In Iran, what's forbidden is in -- and on Rupert Murdoch's Farsi1 TV channel / Thomas Erdbrink

TEHRAN -- A satellite TV station co-owned by Rupert Murdoch is pulling in Iranian viewers with sizzling soaps and sitcoms but has incensed the Islamic republic's clerics and state television executives.

Unlike dozens of other foreign-based satellite channels here, Farsi1 broadcasts popular Korean, Colombian and U.S. shows and also dubs them in Iran's national language, Farsi, rather than using subtitles, making them more broadly accessible. Its popularity has soared since its launch in August.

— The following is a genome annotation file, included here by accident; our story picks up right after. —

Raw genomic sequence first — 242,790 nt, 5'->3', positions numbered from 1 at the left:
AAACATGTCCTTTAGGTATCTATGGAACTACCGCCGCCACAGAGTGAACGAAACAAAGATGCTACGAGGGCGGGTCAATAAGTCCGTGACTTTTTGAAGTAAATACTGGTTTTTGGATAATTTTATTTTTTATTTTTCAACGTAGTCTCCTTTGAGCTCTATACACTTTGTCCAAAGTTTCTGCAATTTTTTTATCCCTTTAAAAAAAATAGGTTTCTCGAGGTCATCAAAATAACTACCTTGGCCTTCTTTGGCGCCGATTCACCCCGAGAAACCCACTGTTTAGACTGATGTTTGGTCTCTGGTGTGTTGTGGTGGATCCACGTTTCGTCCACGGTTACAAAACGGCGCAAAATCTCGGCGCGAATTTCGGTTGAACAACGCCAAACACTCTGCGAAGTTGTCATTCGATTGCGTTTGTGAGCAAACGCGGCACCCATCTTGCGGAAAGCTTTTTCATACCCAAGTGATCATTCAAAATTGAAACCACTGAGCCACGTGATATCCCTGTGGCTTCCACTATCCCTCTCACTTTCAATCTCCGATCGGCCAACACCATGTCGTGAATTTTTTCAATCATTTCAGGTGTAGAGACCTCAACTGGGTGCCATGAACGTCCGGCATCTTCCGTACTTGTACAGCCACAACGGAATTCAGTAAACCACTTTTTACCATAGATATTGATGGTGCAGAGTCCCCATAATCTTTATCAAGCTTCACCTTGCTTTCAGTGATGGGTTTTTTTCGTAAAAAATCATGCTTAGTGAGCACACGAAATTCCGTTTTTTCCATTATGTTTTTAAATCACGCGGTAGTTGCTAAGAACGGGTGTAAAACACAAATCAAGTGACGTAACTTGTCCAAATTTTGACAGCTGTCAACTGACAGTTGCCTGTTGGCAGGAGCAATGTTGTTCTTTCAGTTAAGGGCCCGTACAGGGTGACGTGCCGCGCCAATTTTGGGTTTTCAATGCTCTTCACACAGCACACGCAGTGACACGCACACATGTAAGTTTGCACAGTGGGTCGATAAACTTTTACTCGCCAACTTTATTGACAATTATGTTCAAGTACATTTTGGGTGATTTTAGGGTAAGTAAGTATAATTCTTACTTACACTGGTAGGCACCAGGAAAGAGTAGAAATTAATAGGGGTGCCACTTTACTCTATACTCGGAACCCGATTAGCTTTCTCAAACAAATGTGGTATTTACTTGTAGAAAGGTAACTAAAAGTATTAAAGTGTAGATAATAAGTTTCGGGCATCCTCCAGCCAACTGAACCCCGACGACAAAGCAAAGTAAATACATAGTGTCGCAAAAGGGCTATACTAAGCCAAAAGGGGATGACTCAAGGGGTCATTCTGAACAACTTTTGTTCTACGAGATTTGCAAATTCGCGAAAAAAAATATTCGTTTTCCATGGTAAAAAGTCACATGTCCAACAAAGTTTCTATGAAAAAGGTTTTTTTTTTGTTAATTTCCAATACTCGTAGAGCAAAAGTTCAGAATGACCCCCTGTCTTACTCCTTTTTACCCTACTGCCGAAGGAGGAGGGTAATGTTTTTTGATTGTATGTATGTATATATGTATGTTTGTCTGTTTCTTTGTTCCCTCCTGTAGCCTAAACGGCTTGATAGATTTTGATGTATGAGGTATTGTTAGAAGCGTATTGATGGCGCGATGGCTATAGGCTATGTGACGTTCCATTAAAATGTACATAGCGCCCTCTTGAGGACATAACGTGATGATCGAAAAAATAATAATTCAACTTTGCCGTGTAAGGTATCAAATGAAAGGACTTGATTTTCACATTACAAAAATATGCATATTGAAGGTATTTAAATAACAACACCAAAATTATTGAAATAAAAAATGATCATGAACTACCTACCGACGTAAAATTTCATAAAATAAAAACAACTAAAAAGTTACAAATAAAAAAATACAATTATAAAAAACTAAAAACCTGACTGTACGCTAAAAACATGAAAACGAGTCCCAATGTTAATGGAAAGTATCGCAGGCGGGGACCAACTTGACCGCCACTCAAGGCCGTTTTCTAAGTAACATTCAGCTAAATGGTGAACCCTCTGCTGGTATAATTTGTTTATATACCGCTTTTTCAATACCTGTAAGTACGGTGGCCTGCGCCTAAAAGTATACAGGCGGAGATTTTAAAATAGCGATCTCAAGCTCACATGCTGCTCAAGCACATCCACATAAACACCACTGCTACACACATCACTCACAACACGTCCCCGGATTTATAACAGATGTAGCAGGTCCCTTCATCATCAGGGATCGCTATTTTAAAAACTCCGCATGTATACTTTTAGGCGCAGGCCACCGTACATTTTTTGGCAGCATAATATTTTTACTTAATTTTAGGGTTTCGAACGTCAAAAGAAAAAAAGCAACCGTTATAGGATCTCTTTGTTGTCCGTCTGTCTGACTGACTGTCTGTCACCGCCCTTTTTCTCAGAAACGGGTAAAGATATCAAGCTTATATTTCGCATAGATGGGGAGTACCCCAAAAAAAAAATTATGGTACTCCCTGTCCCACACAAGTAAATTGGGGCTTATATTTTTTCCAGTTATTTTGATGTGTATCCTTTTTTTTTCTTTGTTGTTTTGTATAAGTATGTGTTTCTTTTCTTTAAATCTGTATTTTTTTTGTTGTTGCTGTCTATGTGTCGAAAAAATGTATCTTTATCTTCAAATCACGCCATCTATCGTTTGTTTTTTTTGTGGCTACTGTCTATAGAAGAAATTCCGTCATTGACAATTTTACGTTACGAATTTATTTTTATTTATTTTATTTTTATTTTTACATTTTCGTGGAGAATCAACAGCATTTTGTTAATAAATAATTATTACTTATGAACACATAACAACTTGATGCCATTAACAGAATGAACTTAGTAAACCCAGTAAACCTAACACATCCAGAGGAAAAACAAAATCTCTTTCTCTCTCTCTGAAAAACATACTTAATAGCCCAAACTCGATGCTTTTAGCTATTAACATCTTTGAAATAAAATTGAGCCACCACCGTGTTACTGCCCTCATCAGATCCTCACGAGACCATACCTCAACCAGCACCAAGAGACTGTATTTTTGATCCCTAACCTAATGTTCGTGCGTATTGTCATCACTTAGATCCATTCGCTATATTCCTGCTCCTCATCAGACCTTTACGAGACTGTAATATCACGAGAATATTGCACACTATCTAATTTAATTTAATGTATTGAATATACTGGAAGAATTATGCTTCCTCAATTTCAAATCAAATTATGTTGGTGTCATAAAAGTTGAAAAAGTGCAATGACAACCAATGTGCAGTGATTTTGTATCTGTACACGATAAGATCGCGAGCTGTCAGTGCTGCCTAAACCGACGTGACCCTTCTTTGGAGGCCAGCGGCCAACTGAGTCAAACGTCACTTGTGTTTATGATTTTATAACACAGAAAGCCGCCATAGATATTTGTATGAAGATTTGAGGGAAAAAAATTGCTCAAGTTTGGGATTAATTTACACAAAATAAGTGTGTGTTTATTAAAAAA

"The story is so beautiful," said Maryam, a West Tehran housewife who was using a secretly stashed satellite dish on a recent day to tune into Farsi1's latest hit, "Body of Desire," a steamy Spanish-language telenovela. Maryam, who asked that her last name not be used, said she feels awkward watching some scenes in front of her family. Still, she said, she is "hooked."

"It's all about forgiveness, desire and justice," she said, as Cuban actor Mario Cimarro, playing Salvador, rose from a blue sea, his muscular chest only partly covered by his long, dark hair.

Satellite receivers are illegal in Iran but widely available. Officials acknowledge that they jam many foreign channels using radio waves, but Farsi1, which operates out of the Hong K... >>>

recommended by Darius Kadivar